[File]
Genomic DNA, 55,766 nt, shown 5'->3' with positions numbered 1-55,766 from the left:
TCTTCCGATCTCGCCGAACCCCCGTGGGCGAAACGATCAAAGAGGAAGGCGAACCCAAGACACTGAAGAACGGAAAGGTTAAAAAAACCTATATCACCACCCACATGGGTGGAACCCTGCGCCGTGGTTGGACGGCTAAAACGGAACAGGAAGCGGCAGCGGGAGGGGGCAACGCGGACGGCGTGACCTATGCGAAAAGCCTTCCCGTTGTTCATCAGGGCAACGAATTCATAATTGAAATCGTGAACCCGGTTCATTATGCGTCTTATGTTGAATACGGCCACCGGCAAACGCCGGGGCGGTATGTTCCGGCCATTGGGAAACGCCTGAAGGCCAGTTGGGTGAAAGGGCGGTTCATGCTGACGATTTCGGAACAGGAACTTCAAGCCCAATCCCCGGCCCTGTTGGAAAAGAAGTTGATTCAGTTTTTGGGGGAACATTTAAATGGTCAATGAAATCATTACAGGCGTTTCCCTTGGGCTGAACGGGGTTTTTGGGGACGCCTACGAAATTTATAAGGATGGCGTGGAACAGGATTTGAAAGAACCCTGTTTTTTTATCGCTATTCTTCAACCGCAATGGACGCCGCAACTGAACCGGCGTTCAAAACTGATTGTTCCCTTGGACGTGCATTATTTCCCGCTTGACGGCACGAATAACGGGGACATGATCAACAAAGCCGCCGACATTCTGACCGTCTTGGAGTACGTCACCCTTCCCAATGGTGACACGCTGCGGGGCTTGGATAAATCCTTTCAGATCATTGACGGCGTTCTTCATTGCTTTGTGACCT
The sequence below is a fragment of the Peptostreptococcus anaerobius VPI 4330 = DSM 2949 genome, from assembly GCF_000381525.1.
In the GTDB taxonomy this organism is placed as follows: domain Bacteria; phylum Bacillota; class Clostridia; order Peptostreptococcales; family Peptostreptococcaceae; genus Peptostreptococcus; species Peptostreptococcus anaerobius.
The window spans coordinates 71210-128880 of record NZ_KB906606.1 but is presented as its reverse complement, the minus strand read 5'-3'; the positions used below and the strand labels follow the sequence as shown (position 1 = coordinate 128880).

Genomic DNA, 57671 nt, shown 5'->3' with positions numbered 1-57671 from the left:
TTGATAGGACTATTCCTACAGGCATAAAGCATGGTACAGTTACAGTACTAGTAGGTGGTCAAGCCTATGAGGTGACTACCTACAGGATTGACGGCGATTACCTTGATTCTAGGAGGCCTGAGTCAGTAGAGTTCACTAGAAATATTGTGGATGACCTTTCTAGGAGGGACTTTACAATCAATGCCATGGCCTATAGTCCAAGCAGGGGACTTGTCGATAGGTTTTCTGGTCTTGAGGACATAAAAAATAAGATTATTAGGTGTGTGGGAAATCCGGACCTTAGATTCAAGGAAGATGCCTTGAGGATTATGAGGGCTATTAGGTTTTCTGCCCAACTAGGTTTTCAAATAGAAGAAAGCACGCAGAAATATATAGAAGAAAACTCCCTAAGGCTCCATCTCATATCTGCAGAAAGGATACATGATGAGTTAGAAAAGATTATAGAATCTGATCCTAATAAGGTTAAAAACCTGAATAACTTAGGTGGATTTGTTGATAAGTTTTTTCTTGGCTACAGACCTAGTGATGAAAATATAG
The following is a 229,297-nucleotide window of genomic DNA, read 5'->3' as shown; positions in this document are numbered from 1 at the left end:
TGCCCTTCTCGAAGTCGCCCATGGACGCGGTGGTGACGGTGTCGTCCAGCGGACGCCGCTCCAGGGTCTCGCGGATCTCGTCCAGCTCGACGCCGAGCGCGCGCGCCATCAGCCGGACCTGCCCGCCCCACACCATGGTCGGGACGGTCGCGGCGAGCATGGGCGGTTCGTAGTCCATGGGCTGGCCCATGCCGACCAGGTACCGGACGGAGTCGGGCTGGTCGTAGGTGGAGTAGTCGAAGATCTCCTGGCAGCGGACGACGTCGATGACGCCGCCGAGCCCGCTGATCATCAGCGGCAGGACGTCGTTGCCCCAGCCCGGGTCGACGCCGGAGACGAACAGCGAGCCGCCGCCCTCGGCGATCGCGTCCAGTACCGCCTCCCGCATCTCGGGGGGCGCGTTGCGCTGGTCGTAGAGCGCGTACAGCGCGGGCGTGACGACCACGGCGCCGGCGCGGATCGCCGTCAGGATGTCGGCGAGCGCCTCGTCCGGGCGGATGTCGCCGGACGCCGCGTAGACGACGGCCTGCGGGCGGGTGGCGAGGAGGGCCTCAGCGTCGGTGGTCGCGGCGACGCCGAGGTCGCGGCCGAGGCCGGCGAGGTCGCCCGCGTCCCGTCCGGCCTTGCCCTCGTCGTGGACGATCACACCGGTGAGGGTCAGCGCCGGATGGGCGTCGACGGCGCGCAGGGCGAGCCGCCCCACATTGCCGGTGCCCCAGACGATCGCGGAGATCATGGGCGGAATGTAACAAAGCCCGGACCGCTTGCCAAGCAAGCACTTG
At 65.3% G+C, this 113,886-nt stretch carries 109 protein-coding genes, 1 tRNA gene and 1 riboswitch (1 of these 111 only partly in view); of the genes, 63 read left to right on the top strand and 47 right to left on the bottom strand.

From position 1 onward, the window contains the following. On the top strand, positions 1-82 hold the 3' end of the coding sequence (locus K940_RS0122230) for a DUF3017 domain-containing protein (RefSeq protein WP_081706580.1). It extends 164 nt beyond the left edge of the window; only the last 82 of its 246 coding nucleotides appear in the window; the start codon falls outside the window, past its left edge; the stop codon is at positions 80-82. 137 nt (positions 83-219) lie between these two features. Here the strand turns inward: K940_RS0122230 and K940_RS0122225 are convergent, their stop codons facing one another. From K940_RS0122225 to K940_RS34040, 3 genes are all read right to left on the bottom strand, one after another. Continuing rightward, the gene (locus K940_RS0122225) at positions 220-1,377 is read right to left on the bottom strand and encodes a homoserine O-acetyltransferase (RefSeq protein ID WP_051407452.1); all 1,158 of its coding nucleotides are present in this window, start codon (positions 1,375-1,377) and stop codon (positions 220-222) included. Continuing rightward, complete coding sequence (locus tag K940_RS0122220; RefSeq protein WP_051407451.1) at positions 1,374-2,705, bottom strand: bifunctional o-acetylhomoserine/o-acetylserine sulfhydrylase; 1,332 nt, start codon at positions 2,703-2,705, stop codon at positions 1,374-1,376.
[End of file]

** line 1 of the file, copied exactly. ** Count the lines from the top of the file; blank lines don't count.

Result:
Genomic DNA, 55,766 nt, shown 5'->3' with positions numbered 1-55,766 from the left: